A second Scottish independence referendum will not take place “until the Brexit process has played out”, Theresa May has pledged in the Conservative manifesto.
Prime Minister Theresa May launched a manifesto under the banner “Forward, Together” that makes clear a second referendum cannot take place “until the Brexit process has played out”, and should not be considered “unless there is public consent for it to happen”.
The Scottish Secretary David Mundell clarified this meant Mrs May’s government would reject calls to grant permission for the vote until the conclusion of any transitional Brexit deals and the devolution of EU powers to Scotland, a process set to take the lifetime of the next parliament.
Asked whether the Conservatives were ruling out granting permission for a second independence referendum until 2022, Mr Mundell said: “It’s quite clear that the Brexit process isn’t just the negotiations, it’s the transition, and it’s the implementation period.
“People will want to see what additional powers the Scottish parliament will have, in terms of their thoughts on constitutional arrangements. How can people decide until they see what exactly is going to happen?”
Mr Mundell added that there were “many ways” in which public consent could be evaluated, leaving open the possibility that the UK government could set the SNP winning a majority at the next Scottish election in 2021 as a precondition for granting a Section 30 order to allow a referendum to take place.
The Prime Minister went to the Labour marginal seat of Halifax to pledge that her government would put “the hopes and aspirations of ordinary working people” at the heart of a plan to “build a great meritocracy here in Britain”.
Mrs May said she was being “upfront and honest” about the challenges facing the UK with a manifesto that scraps a previous pledge not to raise income tax or national insurance, waters down the triple lock that keeps pensions rising, imposes means testing on free school meals and winter fuel allowance in England, and asks English middle class voters to pay more for elderly care. However, it failed to set out detailed tax plans.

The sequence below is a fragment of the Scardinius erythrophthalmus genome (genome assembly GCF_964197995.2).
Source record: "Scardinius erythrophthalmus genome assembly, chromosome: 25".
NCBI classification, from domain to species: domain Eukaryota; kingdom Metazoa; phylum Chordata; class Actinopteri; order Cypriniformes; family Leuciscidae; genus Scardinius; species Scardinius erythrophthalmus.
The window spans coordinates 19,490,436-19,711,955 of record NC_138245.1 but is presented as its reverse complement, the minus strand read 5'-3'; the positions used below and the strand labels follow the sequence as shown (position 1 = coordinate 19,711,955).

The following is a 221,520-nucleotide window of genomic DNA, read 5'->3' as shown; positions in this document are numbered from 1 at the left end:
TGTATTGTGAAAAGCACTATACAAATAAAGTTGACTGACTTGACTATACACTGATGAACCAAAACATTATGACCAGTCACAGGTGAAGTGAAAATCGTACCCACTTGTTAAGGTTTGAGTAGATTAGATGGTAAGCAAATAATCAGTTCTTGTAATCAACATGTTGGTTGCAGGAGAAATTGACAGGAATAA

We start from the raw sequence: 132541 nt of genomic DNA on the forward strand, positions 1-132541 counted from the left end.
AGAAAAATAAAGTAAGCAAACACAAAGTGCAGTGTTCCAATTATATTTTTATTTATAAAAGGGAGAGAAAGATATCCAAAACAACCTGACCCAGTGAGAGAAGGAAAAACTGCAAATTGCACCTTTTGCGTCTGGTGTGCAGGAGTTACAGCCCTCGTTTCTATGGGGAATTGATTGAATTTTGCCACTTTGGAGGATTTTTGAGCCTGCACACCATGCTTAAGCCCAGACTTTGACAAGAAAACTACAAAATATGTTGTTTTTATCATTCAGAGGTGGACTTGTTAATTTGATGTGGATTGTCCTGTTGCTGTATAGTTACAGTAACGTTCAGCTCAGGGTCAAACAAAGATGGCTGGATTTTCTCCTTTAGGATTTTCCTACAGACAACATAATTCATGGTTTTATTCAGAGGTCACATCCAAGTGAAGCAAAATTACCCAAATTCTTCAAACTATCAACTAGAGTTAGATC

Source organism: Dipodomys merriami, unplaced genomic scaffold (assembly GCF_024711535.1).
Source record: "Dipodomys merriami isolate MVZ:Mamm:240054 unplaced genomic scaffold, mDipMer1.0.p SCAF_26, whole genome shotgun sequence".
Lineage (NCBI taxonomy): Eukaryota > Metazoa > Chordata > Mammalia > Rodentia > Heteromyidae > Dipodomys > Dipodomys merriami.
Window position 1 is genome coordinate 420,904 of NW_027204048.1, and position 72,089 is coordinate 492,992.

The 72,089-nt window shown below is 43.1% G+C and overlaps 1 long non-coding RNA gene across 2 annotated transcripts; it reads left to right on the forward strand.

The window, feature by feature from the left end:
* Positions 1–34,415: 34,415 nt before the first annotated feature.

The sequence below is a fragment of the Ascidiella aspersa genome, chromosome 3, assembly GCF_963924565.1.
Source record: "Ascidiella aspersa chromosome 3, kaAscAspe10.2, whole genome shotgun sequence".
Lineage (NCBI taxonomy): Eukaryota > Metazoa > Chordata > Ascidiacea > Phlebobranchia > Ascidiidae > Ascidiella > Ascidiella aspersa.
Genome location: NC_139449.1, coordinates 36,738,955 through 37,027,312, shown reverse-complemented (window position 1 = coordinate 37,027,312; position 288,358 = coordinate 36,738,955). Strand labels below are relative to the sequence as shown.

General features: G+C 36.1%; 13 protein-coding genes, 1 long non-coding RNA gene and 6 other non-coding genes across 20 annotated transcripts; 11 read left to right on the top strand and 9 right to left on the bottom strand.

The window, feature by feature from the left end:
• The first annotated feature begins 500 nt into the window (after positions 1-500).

A pledge in the past two Conservative manifestos to cut net migration to below 100,000 is retained, despite the government having failed to reach the target since 2010.
On Scotland, the manifesto says a new Conservative government would take a greater role in devolved areas, ending what it said had been an attitude of “devolve and forget”.
“This Conservative government will put that right,” the manifesto states, with a pledge to “be an active government, in every part of the UK”.
On Scottish independence, the manifesto states: “We have been very clear that now is not the time for another referendum on independence.
“In order for a referendum to be fair, legal and decisive, it cannot take place until the Brexit process has played out and it should not take place unless there is public consent for it to happen.”
UK contributions to the EU structural fund will be redirected into a United Kingdom Shared Prosperity Fund that will “continue to provide investment for development in deprived regions of the country and reduce inequality”.
The manifesto pledges to shift parts of government out of London, moving civil service jobs and headquarters of arms-length bodies out to all regions of the UK.
A Borderlands Growth Deal will provide councils on both sides of the Border between Scotland and England with funding to invest in economic growth similar to deals agreed with councils in Glasgow and Aberdeen, the manifesto says.
And it promises to “protect the interests of Scottish farmers and fishermen” in designing new agricultural policies to replace EU rules, while using UK “muscle” to promote Scottish exports.
SNP deputy leader Angus Robertson claimed the Conservatives would have “no basis” to “thwart the will of the Scottish Parliament” on a second independence referendum if they failed to win the general election in Scotland.
Mr Robertson said: “The Tory manifesto is a cruel and callous attack on families – with deep austerity cuts that will hit pensioners, families, and our public services.
“Theresa May talked about ‘hard choices’ – and these will affect pensioners, disabled people, the vulnerable, and those on middle and low incomes.
“We know the devastating reality of seven years of Tory government – working families hammered by cuts to tax credits, low-income families forced to rely on foodbanks, and disgraceful Tory policies like the bedroom tax, the rape clause, and the cuts to disabled mobility support.”
Mr Robertson added: “The Tories have made a rod for their own back, because if they now fail to win the election in Scotland they have no basis whatsoever on which to continue to thwart the will of the Scottish Parliament.”
Labour’s shadow chancellor John McDonnell said the manifesto gave detailed costings for just one of its policies, and called it an “84-page blank cheque”.
Labour leader Jeremy Corbyn said: “Millions of pensioners are betrayed by Theresa May’s manifesto. She is hitting older people with a classic Nasty Party triple whammy: Scrapping the triple lock on pensions, removing the winter fuel allowance and forcing those who need social care to pay for it with their homes.